Fritz Eichenberg (American, 1901 – 1990)
German born wood engraver and lithographer, Eichenberg studied at the School of Applied Arts in Cologne before moving to Berlin where he was a reporter and staff artist for the Ullstein Publishing House. When Hitler came to power in 1933, Eichenberg moved New York where he taught at the New School for Social Research and worked on the Federal Art Project. He taught at the Pratt Institute and served as the director of the Pratt Graphics Center where he edited Artist’s Proof, a journal on printmaking.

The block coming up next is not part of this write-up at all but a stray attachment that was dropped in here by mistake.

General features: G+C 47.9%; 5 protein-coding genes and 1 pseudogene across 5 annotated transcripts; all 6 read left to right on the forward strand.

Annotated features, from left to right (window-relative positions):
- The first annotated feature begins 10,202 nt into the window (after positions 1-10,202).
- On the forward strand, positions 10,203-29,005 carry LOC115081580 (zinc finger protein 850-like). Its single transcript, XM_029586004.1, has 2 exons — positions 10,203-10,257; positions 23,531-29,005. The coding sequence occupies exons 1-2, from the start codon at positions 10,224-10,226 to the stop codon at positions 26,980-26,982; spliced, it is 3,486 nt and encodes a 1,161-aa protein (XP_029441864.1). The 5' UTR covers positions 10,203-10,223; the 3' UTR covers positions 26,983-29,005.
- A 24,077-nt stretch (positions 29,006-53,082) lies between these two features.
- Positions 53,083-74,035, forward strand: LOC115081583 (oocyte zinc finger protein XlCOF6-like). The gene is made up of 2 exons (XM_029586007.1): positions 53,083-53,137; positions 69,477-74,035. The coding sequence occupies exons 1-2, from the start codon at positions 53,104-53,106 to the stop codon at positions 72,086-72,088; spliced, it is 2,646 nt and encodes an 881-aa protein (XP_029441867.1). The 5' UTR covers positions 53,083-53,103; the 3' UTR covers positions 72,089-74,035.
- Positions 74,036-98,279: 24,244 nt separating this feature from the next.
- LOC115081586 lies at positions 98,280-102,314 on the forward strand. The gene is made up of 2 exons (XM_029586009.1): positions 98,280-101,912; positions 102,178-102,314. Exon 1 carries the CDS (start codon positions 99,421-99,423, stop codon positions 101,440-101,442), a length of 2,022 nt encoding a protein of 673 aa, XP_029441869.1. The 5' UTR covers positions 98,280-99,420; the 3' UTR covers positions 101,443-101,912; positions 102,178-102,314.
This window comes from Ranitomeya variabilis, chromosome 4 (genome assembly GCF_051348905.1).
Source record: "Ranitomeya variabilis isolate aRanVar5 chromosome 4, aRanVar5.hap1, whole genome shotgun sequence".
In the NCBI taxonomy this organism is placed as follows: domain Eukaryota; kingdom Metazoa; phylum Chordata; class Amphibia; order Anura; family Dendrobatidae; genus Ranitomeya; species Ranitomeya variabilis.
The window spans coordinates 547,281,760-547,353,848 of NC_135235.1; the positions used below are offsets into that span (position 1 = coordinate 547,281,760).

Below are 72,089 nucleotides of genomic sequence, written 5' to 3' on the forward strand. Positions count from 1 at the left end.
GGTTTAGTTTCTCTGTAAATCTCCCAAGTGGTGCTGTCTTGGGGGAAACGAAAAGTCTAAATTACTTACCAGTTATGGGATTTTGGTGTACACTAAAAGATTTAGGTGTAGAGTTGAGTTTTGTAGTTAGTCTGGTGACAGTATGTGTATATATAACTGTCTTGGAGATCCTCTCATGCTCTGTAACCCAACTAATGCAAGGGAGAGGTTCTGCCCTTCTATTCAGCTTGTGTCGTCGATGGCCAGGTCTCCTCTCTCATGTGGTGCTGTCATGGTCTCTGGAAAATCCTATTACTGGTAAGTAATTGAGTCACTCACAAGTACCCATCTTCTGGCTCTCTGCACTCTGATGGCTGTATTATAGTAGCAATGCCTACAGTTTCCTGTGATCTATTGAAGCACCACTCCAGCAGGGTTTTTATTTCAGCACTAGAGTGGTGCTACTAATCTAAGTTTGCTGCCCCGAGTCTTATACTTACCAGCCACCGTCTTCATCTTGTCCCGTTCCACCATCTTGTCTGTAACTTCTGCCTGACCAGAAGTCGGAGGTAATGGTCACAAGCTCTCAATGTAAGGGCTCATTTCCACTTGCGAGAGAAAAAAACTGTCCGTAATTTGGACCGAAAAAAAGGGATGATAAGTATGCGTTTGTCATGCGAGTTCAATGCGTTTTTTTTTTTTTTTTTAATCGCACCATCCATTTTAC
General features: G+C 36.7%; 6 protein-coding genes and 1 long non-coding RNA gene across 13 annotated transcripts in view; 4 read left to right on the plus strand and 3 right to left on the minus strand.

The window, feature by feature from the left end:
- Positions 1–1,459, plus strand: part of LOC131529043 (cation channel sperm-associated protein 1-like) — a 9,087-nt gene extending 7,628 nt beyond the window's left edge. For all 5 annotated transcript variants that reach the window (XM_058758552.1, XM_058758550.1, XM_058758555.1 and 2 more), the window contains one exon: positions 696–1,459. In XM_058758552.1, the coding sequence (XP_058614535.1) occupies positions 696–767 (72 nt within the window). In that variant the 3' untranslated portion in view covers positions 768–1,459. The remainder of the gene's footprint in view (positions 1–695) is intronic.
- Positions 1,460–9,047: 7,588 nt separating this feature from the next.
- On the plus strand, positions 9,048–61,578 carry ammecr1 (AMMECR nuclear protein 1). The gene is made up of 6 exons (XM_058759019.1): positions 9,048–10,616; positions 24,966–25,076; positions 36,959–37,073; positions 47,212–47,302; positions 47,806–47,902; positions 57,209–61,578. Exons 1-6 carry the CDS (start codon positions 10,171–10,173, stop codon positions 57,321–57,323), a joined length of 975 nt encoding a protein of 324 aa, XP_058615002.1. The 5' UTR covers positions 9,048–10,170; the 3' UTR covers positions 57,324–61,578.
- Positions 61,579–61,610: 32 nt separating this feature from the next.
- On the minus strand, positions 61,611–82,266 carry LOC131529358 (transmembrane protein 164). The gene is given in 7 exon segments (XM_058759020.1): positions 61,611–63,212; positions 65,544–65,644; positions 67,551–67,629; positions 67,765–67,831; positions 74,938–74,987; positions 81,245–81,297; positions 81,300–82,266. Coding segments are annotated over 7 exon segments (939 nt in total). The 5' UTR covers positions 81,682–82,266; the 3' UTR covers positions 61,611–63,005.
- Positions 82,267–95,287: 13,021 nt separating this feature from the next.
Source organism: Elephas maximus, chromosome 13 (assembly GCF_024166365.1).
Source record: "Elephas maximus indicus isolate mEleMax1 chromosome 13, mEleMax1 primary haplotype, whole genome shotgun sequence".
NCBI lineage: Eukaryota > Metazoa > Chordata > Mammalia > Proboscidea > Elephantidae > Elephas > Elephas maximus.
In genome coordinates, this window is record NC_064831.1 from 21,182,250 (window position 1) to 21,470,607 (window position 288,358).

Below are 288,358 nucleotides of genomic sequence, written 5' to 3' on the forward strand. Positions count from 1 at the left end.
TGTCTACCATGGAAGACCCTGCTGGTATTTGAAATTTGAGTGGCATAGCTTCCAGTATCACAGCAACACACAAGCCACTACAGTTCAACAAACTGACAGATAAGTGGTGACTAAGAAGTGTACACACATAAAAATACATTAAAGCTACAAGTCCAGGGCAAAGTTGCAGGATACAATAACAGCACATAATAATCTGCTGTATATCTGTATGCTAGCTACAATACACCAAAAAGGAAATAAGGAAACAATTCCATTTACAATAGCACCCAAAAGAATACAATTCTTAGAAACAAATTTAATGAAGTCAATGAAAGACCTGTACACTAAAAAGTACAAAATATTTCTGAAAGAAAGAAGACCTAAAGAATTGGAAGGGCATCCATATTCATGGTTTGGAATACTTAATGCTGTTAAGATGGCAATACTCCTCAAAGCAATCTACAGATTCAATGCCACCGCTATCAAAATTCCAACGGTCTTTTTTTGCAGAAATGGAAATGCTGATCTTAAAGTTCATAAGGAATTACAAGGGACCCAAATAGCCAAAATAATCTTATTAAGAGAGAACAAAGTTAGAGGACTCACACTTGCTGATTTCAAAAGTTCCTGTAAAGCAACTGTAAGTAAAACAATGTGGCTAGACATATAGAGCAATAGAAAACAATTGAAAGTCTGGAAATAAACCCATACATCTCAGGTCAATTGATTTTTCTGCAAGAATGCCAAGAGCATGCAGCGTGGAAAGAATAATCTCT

In 1966, Eichenberg moved to Rhode Island and chaired the Art Department of the University of Rhode Island in Kingston. His wood engravings and lithographs are almost always associated with literary sources. His prints are in numerous collections including the Metropolitan Museum of Art, the Library of Congress, Yale University Library, the Hermitage, the Vatican, the Bibliotheque Nationale.